Web Analytics, SEO, and SEM have increasingly become MUST KNOW TOPICS for all web professionals. Yet, quite a few out there still do not understand the importance nor the benefits of analytic tools such as Google Analytics, WebTrends, Omniture, etc. The following is taken from my own knowledge and research of Web Analytics…as I provide a basic overview of Web Analytics and insight on key strategies moving forward.
Web Analytics has evolved and matured within the past 10-15 years and there’s every reason to think the new year will bring several new and important revelations. Starting from the basics, we have two different types of analysis (Logfile Analysis and Page Tagging)
Highlights of Logfile Analysis
- Information is readily available in a raw format
- Records all requests from the web server (both successful and failed requests)
- Logs information from search engine spiders, which is great for SEO purposes
- Log File Analyzer software is available (Post-parsing reporting vs Real-time on demand reporting)
- Post-parcing analyzers usually require more computer/server strain and are performed on a schedule
- Real-time can be produced at any time on an “on-demand” basis (Ex. WebTrends)
Highlights of Page Tagging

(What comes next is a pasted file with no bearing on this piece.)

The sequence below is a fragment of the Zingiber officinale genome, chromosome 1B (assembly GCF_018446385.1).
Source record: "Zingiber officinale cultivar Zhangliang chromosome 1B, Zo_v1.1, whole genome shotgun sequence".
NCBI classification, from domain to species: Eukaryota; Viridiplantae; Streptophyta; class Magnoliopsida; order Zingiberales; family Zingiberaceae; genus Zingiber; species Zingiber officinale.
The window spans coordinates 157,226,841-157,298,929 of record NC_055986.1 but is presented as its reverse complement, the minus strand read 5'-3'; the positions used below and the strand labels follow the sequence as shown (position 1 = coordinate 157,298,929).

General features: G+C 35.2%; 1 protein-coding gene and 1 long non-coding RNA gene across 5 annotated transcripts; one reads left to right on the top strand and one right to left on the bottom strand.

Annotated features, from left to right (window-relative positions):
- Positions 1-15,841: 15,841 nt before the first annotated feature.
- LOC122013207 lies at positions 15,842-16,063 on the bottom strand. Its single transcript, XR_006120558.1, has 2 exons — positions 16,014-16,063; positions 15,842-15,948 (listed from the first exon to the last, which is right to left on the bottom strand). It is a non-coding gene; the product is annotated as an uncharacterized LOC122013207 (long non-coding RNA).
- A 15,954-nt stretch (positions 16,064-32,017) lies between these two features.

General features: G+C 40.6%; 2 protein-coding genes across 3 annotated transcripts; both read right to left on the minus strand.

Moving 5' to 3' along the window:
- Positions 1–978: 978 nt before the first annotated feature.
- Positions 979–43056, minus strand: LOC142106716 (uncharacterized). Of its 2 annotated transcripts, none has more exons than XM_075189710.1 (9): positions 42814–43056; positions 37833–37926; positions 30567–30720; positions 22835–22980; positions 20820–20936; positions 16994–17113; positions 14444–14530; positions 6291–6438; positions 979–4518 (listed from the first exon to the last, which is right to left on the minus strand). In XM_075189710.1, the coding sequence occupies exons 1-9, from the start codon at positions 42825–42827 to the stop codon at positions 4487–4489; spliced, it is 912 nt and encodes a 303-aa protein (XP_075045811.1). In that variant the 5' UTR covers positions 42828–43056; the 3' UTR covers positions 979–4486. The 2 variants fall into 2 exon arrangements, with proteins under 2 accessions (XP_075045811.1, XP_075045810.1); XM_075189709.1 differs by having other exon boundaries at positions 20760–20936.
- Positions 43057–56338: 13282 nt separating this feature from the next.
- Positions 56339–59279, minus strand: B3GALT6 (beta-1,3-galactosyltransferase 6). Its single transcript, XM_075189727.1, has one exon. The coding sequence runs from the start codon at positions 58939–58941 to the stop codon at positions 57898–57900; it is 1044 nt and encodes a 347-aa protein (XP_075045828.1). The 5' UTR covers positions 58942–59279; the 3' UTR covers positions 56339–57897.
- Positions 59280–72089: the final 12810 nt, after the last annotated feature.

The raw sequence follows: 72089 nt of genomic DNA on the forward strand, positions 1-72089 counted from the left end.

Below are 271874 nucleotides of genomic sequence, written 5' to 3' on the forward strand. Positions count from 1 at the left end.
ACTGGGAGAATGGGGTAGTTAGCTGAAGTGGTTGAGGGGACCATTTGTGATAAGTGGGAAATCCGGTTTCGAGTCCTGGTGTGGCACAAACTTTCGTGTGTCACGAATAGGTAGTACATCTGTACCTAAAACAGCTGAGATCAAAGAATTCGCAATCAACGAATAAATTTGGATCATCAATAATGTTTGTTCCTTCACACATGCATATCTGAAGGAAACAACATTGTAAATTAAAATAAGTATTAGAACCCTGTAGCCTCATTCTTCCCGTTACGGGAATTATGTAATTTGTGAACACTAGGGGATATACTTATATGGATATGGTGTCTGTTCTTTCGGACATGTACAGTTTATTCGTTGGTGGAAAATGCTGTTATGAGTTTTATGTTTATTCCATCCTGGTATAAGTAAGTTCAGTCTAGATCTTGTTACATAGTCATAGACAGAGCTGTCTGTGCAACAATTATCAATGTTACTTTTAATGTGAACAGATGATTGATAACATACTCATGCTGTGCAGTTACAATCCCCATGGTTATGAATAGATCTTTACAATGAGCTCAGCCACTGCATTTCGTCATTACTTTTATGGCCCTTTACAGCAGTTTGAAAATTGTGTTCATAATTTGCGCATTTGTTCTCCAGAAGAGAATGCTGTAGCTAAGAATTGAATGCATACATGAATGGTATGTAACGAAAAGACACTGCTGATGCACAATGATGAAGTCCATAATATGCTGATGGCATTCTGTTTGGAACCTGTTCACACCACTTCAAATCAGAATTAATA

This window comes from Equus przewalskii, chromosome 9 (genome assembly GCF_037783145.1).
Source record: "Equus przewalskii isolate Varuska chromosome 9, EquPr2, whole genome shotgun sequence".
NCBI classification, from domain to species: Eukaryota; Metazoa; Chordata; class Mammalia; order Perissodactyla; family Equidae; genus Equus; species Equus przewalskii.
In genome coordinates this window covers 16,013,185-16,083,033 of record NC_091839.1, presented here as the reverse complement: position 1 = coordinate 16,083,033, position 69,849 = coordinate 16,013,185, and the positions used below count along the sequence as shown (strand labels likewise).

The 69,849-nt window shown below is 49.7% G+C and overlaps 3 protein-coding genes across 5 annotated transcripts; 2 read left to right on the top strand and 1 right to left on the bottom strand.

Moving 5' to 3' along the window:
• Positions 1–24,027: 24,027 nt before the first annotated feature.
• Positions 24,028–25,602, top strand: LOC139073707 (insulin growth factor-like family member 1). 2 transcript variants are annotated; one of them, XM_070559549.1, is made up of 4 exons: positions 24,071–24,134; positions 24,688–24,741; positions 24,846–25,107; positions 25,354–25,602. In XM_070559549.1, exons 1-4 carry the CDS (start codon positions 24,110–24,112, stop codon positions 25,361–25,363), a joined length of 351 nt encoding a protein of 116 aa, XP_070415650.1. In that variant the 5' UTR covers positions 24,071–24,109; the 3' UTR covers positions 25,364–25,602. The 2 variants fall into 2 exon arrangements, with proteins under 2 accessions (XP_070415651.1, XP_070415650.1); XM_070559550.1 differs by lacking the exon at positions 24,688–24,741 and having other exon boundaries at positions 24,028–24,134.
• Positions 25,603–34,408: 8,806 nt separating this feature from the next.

- Records all successful requests
Companies must decide which type of analysis they want for their site (if not a combination of the two); it depends on the company’s goals, what they offer, what they are trying to accomplish, company’s level of technical expertise, and the number of site they are managing.
Along with these two types of analysis, its important to note what statistics are deemed industry standard and must be accounted for…Basic Statistics you should be aware of: visits, page hits, avg time on site, unique visitors, bounce rate.
These are all basic, but key, stats you should be aware of in order to see trends, analyze “peak” days, figure out how many returning visitors you have, and how sticky your site is. Using these keys measures, you must figure out how to improve traffic and user retention rates.
These statistics can be measured using analyzers like Google Analytics to figure out the strengths and weaknesses of your site. As changes are made, success can be measured using statistics like unique visitors, bounce rates, etc.
Example of a Google Analytics Dashboard below:
Stay tuned for more in-depth posts that explore more into trends, SEO, traffic, and the “basic statistics.”